Plants at the pump: biofuels, climate change, and sustainability

Biofuels — liquids produced from plant matter that can substitute for gasoline or diesel — are attracting significant public support and, in hot pursuit, private investment. The biofuels dream envisages a seamless transition from the age of oil, with its overly powerful suppliers, erratic prices, and high levels of pollution, to a world of clean fuels produced from lush fields by prosperous farmers. Sugarcane, corn, soy, and canola will supply our fuels today; wood, grasses, and even algae will meet our fuel needs in just a few years. For those concerned about climate change, biofuels look timely. Transport fuels account for about 20 per cent of CO2 emissions today, but the proportion is much higher in some wealthy countries, and the share is rising globally. Many alternative fuels for transportation are even more highly polluting than oil , and so far electric vehicles and hydrogen have failed to meet motorists' demands at acceptable prices. Meanwhile, auto companies, eager to protect their more profitable niches (particularly bigger, heavier vehicles), have embraced biofuels, as enthusiasm for "green" fuels has reduced political pressure to improve corporate average fuel economies.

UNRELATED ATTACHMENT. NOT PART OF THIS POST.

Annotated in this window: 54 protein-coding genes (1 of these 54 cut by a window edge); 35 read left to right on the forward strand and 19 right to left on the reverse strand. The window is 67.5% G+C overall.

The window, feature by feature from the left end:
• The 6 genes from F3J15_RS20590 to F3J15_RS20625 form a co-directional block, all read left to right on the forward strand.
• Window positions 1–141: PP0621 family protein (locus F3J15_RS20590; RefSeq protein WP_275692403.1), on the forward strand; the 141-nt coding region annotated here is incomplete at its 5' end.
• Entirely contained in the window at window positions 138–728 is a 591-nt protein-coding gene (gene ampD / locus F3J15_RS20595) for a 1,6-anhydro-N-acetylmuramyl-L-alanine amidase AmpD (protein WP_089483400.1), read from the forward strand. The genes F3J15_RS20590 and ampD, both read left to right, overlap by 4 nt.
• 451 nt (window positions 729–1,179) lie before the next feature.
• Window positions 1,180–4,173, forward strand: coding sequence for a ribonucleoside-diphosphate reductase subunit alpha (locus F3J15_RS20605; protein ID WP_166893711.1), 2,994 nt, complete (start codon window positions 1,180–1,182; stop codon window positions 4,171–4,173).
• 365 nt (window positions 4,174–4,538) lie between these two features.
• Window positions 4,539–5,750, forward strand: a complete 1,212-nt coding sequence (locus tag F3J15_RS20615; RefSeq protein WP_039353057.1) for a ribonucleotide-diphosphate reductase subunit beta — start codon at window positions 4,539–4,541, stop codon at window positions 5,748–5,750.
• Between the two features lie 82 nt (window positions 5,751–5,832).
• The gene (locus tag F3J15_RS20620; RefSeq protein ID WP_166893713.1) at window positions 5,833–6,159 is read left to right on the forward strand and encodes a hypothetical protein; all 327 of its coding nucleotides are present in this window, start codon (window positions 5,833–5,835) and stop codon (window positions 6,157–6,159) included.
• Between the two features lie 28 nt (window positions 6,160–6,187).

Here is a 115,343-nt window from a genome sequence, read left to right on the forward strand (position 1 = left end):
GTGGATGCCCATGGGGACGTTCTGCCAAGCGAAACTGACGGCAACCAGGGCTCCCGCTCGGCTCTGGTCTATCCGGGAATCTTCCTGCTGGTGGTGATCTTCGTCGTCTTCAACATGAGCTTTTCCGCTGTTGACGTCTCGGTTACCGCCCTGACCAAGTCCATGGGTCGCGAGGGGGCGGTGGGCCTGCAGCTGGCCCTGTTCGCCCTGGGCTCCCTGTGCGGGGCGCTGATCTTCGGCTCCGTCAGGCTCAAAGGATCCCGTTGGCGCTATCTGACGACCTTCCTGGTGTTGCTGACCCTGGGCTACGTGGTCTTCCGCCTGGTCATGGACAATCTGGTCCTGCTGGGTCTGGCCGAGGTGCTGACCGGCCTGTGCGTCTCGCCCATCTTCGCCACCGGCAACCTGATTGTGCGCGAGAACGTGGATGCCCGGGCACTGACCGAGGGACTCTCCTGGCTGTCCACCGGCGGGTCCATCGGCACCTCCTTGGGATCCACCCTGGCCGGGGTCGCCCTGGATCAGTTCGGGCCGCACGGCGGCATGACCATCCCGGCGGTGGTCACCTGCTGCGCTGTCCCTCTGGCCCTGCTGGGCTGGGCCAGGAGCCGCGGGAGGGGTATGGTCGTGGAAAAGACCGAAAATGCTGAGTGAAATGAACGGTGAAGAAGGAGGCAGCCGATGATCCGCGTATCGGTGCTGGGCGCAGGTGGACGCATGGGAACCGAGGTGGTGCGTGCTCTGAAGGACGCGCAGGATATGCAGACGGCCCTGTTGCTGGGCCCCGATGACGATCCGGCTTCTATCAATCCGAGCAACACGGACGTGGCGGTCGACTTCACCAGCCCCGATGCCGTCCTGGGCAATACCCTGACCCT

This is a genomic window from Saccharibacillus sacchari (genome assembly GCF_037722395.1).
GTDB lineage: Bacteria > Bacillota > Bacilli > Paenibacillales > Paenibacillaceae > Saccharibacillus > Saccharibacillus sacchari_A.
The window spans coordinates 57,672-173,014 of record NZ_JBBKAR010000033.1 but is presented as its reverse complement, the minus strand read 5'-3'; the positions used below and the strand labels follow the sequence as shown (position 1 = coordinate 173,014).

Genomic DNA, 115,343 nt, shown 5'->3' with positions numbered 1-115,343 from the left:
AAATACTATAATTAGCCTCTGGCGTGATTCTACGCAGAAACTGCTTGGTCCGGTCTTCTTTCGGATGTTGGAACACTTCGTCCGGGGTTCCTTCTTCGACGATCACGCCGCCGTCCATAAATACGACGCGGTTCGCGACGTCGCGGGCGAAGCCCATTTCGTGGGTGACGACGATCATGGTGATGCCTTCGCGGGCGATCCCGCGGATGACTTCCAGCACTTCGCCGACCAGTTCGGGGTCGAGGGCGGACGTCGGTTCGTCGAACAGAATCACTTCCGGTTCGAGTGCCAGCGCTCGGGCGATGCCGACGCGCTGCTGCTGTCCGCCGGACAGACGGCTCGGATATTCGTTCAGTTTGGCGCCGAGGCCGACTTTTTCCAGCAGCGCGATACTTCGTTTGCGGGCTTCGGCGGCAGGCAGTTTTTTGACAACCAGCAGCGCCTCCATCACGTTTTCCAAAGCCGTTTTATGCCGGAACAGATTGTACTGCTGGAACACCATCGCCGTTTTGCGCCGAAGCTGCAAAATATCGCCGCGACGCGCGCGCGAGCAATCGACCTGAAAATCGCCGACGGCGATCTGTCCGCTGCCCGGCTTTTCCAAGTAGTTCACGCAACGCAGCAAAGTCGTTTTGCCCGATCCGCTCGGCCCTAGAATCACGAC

• English

Media Info

  • Pagination: 52p

Subject/Index Terms

Filing Info

  • Accession Number: 01384395
  • Record Type: Publication
  • Source Agency: ARRB
  • ISBN: 9781569736708
  • Files: ATRI
  • Created Date: Aug 22 2012 4:32PM